What made it especially different for him today was the fact that his mother had called, finally having enough energy to make a call herself. His mother was succumbing more and more each day to dementia and Parkinson’s. Every week when they talked, he noticed how hard it was for his mother to form a sentence. What used to be ten minutes of conversation became seven, then five, then a minute. Today this morning when his mother had spoken, she could barely give enough information to last a paragraph. The sentences were also broken.

I…am…happy…I am…good…you…are…safe…I…am…happy

Basic sentences, without any sort of real meaning. There was no longer a sense that his mother was connecting with anyone while she spoke. She was just trying to say simple things, and even that was too much for her.

I love…I love my…without son…I am without son…my son…so…

Father tried to talk to his brothers about it, but they didn’t see any difference. They were from the village, didn’t have the sort of medical education Father did, and spent every single moment with their mother taking care of her. The more time passed, the more Father felt guilty for not being there, for pursuing a decently built-up home in a suburb of a big city and a life for his family rather than giving back to the people who had sacrificed everything to give him these chances. Often Father heard this guilt reflected back to him through the voices of his brothers, but today he was having a moment of clarity. Today it was his own voice saying something to him: take care of your mother in the last days of her life. He could do this at his home and treat her with the professional knowledge of a doctor. He could provide a clean house with ample space where his mother could actively recuperate, along with the love and attention of a son.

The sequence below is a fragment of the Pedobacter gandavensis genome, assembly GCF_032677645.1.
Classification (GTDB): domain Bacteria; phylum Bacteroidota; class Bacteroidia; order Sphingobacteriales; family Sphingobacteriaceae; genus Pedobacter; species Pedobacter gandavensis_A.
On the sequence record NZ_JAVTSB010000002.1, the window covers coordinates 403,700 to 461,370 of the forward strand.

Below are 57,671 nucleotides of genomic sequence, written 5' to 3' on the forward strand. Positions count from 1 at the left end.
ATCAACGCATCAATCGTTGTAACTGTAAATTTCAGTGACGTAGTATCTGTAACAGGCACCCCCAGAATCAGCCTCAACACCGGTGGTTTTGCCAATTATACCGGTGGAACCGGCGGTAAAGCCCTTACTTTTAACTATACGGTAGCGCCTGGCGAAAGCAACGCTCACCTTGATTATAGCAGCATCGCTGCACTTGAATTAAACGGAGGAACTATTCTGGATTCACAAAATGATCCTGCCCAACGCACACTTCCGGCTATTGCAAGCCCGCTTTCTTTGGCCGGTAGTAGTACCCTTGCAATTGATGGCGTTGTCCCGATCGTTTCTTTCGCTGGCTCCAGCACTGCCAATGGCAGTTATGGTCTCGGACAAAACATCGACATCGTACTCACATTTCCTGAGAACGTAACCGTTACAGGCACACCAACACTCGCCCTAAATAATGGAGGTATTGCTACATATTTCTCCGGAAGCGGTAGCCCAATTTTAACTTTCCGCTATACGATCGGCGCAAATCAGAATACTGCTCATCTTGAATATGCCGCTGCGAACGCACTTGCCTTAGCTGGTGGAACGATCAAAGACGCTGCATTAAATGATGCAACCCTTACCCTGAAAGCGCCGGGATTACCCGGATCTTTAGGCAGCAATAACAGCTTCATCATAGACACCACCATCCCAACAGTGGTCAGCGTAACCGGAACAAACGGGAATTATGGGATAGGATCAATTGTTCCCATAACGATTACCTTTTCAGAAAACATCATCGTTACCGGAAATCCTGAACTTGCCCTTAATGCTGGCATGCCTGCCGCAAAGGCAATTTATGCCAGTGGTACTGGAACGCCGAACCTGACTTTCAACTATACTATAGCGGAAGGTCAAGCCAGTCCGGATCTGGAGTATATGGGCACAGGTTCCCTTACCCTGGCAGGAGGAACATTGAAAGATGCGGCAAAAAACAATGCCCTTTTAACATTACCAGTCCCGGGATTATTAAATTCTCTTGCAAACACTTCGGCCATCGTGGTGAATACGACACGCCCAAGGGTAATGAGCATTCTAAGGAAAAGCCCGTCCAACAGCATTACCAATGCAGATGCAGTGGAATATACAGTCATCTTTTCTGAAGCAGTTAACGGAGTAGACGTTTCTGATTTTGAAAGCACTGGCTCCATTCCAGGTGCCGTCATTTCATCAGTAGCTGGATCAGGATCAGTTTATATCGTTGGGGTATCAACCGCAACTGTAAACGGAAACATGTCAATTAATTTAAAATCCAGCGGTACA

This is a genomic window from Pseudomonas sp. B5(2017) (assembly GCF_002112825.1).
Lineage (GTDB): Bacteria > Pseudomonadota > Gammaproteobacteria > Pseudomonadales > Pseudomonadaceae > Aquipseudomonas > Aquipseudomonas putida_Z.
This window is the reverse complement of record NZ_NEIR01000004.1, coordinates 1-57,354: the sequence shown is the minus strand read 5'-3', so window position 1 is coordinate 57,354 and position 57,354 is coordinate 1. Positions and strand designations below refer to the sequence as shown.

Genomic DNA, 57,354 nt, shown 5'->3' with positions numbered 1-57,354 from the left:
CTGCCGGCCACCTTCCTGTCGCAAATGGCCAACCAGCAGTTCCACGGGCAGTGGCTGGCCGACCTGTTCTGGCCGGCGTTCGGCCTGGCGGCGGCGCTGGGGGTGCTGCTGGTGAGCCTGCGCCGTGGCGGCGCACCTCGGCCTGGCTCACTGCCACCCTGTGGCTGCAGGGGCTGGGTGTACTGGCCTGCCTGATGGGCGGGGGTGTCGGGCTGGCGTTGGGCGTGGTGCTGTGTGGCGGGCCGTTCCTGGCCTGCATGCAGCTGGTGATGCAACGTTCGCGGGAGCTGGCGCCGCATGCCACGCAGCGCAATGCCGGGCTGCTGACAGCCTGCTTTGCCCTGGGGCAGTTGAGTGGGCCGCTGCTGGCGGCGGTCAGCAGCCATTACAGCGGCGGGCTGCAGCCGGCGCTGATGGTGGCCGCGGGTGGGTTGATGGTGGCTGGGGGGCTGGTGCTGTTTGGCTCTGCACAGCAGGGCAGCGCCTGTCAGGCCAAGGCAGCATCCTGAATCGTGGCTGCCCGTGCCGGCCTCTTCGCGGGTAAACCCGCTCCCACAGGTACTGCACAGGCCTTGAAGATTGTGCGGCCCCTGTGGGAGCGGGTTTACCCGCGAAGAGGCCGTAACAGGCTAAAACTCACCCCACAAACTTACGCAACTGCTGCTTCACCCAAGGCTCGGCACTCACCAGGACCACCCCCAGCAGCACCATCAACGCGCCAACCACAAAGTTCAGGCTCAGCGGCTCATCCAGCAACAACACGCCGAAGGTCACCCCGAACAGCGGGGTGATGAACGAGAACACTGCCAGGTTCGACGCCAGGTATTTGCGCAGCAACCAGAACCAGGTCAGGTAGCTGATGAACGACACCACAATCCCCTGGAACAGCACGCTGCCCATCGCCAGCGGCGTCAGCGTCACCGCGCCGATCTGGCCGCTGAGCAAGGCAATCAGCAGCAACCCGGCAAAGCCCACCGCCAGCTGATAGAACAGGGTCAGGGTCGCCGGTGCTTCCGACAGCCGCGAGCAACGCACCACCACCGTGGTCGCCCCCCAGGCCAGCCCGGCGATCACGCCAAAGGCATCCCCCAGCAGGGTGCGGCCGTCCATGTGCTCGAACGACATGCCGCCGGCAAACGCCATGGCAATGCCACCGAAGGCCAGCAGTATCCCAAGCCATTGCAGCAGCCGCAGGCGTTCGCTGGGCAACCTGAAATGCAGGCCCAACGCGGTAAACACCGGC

You are not there for us. But then again I expect little or nothing else, because that is what I have gotten used to.

Seeing how much his mother was declining, and listening to her today on his drive to Adré, was tough. The thought of women who had limbs and body parts taken from them by the war mingled with his thoughts of his mother’s broken sentences.

Come home. That’s the only place that matters. That’s the only place I want to see you. Come home.

Father was a doctor for a reason. He felt called to serve those who were in need. There were so many people in need of someone like him, in Chad, in Sudan, in other corners of this world. If he had to choose between these women and his mother, it seemed obvious what the moral decision should be: to help these refugees as if they were relatives or fellow citizens from Chad.

Ommi. When will I see you again?

There was also this woman, his mother, who had chosen to make him her world.

As Father went from family to family, child to child, woman to woman, he saw his mother in each and every one of them. It would be in the way the mother fed their rations of bread and goat stew to their children first, in the same exact way his mother would take pieces of goat meat and feed him from her hand to his mouth.

I’ve tried to be around for so many people. When am I going to stop making excuses and be there for my own family?

It was time for a decision to be made. He would go to Doctors Without Borders and the administration of the hospital that he worked under to inform them that he needed to take a week off. They would not want that; the last six months had been horrible, and they needed doctors like Father to help out.

My name is…Fatima…please…listen… to me…my son…

Father was going back home, towards his village in the Batha town of Oum Hadjer. He was going to talk to his brothers and convince them that the city would be the best place for their mother, in her declining health, to get the best medical care.

Leave a Reply

Your email address will not be published. Required fields are marked *

More Related Stories